NASA has unveiled its concept for houses on Mars and according to the space agency’s researchers, the best building material for these structures is rather unexpected – ice.
Because astronauts who visit Mars are likely to stay for weeks, rather than days, they will need a structure both to call home for that period and to protect them from the harsh environment of the Red Planet.
During a day of brainstorming, experts at NASA’s Langley Research Centre in the US state of Virginia, along with a group of designers and architects, put forward a concept they described as a “Mars ice home”.
“After a day dedicated to identifying needs, goals and constraints we rapidly assessed many crazy, out of the box ideas and finally converged on the current ice home design, which provides a sound engineering solution,” senior systems engineer Kevin Vipavetz said.
NASA described the dome as “a large inflatable torus, a shape similar to an inner tube, that is surrounded by a shell of water ice”.
“The Mars ice home design has several advantages that make it an appealing concept,” the team said.
“It is lightweight and can be transported and deployed with simple robotics, then filled with water before the crew arrives.”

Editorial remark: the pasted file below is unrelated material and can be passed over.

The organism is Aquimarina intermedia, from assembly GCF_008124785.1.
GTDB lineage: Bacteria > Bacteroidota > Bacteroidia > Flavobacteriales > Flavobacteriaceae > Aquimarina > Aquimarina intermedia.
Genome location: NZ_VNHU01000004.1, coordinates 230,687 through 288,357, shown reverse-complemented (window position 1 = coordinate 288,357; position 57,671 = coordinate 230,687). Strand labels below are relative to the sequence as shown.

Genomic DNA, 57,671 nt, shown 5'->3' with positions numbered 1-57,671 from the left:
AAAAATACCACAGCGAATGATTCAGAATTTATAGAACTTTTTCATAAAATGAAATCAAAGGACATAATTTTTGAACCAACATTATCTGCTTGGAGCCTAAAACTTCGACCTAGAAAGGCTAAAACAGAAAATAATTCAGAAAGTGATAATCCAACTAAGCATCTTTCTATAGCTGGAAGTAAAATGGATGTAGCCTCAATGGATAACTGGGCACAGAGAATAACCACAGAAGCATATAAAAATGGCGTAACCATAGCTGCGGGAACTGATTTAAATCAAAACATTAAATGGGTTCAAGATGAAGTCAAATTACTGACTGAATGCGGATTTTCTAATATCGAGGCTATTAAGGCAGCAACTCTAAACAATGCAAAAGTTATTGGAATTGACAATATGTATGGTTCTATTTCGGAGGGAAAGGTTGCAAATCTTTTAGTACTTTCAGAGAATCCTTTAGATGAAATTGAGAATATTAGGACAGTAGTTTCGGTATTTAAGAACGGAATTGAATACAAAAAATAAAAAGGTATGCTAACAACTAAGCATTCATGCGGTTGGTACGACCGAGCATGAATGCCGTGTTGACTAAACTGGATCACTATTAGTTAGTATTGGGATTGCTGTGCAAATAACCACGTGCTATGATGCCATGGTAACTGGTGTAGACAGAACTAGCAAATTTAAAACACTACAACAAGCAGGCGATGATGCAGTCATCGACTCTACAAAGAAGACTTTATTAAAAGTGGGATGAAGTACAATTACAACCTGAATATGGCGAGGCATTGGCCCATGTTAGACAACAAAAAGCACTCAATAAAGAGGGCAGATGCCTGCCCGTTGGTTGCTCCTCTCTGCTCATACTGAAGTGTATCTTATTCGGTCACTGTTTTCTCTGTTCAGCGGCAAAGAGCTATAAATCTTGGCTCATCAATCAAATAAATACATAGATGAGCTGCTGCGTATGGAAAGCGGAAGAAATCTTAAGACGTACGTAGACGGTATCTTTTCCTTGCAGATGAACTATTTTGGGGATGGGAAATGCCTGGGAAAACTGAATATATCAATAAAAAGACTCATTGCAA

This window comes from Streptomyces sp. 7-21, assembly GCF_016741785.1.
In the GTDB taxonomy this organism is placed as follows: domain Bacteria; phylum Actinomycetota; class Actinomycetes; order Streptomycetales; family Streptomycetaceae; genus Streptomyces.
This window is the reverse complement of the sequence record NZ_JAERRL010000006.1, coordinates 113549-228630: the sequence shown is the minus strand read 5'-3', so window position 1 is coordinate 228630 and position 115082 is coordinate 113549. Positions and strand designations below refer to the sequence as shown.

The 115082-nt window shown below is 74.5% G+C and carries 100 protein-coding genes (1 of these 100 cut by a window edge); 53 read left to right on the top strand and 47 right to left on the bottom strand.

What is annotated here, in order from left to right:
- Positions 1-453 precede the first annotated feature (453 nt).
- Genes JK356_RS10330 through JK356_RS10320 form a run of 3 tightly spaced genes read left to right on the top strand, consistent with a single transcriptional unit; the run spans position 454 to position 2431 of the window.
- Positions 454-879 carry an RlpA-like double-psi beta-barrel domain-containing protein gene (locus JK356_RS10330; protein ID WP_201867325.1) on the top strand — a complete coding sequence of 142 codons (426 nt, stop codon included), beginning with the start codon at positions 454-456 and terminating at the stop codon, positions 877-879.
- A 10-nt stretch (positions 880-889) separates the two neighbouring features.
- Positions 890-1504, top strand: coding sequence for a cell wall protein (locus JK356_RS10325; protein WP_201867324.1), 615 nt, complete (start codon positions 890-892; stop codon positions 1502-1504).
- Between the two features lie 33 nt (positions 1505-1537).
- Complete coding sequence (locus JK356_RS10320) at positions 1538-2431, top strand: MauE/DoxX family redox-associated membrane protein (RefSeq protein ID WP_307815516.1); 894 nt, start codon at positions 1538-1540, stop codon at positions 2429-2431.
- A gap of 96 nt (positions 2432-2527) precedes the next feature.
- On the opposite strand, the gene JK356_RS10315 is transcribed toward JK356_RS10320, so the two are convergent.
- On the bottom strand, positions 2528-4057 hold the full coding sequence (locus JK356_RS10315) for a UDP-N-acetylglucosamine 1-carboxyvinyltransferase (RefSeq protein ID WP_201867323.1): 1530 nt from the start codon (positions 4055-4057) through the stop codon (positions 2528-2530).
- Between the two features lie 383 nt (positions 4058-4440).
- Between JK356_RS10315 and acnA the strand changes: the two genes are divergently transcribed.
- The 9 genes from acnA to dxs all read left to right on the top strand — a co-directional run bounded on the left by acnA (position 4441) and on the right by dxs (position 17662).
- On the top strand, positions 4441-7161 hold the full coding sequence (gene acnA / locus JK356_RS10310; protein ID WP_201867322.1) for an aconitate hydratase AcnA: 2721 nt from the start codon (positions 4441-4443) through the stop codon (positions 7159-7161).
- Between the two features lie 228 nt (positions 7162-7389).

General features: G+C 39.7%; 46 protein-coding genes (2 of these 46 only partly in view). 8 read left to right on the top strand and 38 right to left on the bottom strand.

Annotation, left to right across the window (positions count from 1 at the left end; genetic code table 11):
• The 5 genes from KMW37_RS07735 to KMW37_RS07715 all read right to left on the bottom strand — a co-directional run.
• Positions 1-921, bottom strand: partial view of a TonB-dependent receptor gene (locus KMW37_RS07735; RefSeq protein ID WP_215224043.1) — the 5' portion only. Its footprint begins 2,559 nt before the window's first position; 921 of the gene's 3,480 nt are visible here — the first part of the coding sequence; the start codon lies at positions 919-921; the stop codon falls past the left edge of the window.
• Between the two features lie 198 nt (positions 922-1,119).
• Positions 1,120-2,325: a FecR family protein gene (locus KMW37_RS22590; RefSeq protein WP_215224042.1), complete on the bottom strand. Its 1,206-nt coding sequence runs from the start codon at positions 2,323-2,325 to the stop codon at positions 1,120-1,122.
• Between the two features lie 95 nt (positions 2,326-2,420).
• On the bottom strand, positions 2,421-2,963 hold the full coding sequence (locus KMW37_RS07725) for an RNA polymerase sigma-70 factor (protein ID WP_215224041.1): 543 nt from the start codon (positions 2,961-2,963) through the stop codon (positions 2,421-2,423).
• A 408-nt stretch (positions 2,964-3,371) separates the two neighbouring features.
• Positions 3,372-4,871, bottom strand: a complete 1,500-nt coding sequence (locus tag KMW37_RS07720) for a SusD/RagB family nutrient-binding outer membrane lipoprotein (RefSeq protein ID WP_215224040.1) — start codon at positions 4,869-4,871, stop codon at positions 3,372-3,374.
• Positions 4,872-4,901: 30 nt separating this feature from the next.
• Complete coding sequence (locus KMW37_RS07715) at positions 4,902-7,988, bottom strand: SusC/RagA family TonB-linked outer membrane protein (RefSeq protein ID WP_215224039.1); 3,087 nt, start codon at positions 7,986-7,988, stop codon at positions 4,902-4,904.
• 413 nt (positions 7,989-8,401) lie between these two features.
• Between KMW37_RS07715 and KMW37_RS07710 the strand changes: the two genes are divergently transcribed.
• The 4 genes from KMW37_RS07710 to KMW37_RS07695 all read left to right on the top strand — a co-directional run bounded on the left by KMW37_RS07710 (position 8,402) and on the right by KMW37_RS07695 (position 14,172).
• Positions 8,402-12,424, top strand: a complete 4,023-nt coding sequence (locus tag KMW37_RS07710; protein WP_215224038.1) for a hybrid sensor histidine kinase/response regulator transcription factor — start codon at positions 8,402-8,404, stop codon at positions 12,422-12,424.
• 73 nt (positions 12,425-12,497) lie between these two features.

Shelter on Mars also needs to protect astronauts from galactic cosmic rays and space radiation – and although the most effective means of doing so would be to build an underground habitat, this would require heavy robotic equipment.
Researcher Sheila Ann Thibeault said it was a challenge to find a material that could provide this protection.
“The materials that make up the ice home will have to withstand many years of use in the harsh Martian environment, including ultraviolet radiation, charged-particle radiation, possibly some atomic oxygen, perchlorates, as well as dust storms,” she said.
‘You’re in a home and not a cave’
But the thick ice of the ice home would provide a balance, reducing exposure – and allowing light to pass through.
“All of the materials we’ve selected are translucent, so some outside daylight can pass through and make it feel like you’re in a home and not a cave,” ice home principal investigator Kevin Kempton said.
This feeling of “home”, Dr Kempton said, was also an important consideration.
“After months of travel in space, when you first arrive at Mars and your new home is ready for you to move in, it will be a great day,” he said.
The team said – based on the amount of water that could be reasonably extracted from Mars – their design would allow the ice home to be completely filled and covered in ice within about 400 days.
The ice home is one of several ideas for habitation on Mars, as the agency continues to work towards its goal of putting a human on the Red Planet.